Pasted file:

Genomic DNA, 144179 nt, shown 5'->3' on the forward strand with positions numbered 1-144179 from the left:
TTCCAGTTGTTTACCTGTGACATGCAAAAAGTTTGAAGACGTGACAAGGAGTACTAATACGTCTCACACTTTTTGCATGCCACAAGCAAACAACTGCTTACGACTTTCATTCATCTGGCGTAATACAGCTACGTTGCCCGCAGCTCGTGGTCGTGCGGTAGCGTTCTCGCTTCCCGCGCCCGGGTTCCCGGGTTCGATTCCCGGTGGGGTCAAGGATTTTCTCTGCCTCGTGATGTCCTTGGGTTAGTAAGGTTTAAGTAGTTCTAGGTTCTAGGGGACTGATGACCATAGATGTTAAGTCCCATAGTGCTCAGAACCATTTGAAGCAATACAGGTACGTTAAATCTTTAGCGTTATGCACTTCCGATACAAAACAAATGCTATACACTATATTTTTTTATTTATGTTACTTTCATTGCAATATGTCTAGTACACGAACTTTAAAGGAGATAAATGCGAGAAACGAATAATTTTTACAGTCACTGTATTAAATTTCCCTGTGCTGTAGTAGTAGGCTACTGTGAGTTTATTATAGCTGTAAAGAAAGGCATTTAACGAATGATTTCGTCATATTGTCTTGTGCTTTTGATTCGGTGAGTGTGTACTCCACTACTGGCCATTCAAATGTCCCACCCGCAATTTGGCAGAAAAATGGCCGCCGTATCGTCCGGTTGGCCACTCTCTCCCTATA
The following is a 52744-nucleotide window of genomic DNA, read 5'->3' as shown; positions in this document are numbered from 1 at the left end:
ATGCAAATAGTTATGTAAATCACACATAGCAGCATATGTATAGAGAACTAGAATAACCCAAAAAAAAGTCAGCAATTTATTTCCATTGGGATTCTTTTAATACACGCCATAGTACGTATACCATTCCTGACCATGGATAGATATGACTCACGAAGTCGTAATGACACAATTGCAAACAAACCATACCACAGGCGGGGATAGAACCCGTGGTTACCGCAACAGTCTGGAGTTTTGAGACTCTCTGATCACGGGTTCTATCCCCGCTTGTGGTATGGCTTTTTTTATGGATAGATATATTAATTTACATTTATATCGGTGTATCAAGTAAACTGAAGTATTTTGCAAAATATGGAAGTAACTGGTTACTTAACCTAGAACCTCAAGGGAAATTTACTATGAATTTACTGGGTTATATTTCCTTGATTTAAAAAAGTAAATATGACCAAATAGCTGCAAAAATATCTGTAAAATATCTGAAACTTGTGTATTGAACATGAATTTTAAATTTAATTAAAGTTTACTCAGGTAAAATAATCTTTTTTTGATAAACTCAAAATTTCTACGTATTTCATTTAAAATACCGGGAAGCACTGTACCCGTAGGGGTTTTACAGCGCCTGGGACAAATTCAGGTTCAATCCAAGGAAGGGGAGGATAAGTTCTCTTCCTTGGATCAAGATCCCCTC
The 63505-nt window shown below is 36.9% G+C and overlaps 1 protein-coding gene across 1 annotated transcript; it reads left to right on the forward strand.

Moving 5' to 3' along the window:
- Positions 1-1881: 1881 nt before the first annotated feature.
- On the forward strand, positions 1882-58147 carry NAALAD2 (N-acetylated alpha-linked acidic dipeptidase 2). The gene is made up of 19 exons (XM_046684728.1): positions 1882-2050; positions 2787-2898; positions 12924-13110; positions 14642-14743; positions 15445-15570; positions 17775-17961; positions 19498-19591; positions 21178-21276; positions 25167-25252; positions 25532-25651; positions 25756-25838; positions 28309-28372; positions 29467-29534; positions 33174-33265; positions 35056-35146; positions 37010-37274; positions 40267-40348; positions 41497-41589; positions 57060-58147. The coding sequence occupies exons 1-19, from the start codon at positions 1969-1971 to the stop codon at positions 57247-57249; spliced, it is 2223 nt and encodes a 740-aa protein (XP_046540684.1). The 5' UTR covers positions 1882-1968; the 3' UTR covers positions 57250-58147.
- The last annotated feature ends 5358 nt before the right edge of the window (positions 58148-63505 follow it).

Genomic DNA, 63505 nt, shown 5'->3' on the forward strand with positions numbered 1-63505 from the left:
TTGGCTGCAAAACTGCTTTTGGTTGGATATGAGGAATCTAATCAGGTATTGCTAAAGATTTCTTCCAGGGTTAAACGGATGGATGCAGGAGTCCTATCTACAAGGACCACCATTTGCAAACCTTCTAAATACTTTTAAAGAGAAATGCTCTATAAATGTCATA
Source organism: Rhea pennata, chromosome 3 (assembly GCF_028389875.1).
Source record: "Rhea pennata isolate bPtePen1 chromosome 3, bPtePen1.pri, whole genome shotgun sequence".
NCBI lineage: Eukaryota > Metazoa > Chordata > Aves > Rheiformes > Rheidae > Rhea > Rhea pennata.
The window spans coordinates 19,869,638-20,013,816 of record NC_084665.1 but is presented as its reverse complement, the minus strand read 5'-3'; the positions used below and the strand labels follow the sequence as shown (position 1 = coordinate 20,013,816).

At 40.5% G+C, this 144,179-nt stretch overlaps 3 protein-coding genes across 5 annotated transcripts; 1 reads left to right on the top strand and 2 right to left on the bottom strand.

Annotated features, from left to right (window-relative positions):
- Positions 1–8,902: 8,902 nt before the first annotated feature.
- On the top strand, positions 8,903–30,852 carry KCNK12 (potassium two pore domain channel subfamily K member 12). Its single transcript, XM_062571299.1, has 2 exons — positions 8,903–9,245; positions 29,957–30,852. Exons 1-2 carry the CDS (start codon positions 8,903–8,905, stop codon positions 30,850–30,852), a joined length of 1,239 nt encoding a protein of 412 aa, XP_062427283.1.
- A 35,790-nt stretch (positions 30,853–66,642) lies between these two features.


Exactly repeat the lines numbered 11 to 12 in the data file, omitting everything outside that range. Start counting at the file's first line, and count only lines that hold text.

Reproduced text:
TTGGCTGCAAAACTGCTTTTGGTTGGATATGAGGAATCTAATCAGGTATTGCTAAAGATTTCTTCCAGGGTTAAACGGATGGATGCAGGAGTCCTATCTACAAGGACCACCATTTGCAAACCTTCTAAATACTTTTAAAGAGAAATGCTCTATAAATGTCATA
Source organism: Rhea pennata, chromosome 3 (assembly GCF_028389875.1).